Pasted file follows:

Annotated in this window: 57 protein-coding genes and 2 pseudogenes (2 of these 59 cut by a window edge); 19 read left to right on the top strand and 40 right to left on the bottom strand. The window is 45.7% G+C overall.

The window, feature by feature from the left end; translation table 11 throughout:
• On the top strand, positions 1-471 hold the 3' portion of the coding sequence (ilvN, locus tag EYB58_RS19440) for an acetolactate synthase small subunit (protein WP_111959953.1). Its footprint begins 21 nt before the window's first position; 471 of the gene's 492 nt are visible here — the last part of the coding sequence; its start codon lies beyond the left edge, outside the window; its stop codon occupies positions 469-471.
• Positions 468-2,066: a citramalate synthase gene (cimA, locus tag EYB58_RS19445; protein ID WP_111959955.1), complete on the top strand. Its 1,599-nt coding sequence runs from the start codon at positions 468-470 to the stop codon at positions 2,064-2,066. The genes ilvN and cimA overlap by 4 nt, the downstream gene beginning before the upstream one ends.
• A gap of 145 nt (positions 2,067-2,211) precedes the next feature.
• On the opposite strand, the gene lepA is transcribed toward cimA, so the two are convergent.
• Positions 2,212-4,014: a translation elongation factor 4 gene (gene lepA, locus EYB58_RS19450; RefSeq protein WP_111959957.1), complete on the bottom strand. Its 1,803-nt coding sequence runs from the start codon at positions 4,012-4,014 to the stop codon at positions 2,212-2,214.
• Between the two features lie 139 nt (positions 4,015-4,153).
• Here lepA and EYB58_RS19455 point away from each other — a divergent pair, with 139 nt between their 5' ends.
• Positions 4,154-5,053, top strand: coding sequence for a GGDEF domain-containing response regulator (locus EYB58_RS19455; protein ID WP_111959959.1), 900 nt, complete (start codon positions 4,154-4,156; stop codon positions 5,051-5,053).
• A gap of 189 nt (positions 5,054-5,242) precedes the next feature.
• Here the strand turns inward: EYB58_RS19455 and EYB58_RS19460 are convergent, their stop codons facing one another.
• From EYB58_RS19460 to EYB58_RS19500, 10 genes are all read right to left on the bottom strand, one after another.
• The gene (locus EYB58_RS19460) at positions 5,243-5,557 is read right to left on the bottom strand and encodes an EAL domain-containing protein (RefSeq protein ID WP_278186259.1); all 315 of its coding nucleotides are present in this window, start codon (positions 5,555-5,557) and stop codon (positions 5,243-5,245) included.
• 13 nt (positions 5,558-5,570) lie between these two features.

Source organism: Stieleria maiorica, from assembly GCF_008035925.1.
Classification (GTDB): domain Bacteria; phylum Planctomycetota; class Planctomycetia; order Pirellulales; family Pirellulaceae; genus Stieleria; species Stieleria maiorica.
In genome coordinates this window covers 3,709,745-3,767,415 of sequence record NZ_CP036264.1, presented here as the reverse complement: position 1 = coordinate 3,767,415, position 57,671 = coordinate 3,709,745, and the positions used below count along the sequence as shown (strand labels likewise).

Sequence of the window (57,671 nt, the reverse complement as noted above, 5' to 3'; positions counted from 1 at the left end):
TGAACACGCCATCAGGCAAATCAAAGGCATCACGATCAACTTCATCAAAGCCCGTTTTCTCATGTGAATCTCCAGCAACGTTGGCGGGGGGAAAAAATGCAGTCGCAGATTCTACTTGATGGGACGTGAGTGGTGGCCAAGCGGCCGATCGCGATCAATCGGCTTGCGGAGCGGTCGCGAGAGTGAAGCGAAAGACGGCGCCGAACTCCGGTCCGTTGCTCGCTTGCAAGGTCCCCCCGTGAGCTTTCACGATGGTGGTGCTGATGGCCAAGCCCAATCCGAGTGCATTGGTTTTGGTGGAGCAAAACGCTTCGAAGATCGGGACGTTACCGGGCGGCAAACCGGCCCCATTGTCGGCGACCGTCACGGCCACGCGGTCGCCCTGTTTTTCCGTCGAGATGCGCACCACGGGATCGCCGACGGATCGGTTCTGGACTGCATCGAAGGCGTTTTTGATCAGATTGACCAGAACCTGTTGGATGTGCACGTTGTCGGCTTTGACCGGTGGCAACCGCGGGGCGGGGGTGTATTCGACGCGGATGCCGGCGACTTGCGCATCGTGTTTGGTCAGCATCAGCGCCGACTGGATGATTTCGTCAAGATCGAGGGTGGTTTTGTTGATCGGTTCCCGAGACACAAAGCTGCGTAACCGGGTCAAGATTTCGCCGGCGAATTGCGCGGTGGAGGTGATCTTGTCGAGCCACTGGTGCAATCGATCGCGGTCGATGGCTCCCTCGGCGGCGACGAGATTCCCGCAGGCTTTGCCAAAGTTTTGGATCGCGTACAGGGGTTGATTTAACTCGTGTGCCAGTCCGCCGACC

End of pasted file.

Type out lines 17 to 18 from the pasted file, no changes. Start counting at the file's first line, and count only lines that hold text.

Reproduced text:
Classification (GTDB): domain Bacteria; phylum Planctomycetota; class Planctomycetia; order Pirellulales; family Pirellulaceae; genus Stieleria; species Stieleria maiorica.
In genome coordinates this window covers 3,709,745-3,767,415 of sequence record NZ_CP036264.1, presented here as the reverse complement: position 1 = coordinate 3,767,415, position 57,671 = coordinate 3,709,745, and the positions used below count along the sequence as shown (strand labels likewise).